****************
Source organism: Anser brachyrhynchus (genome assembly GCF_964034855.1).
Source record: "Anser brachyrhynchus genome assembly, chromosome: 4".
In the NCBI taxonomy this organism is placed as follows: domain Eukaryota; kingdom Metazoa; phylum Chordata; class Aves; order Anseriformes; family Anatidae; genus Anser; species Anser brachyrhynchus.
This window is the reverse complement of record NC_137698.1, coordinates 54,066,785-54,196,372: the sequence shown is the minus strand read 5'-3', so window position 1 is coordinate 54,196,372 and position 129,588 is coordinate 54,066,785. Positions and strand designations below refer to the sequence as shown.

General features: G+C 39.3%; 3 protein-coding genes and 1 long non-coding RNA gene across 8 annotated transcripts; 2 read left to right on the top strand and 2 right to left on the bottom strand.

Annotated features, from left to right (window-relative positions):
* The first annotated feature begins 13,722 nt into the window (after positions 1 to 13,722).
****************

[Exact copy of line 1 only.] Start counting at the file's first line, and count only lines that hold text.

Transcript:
Source organism: Anser brachyrhynchus (genome assembly GCF_964034855.1).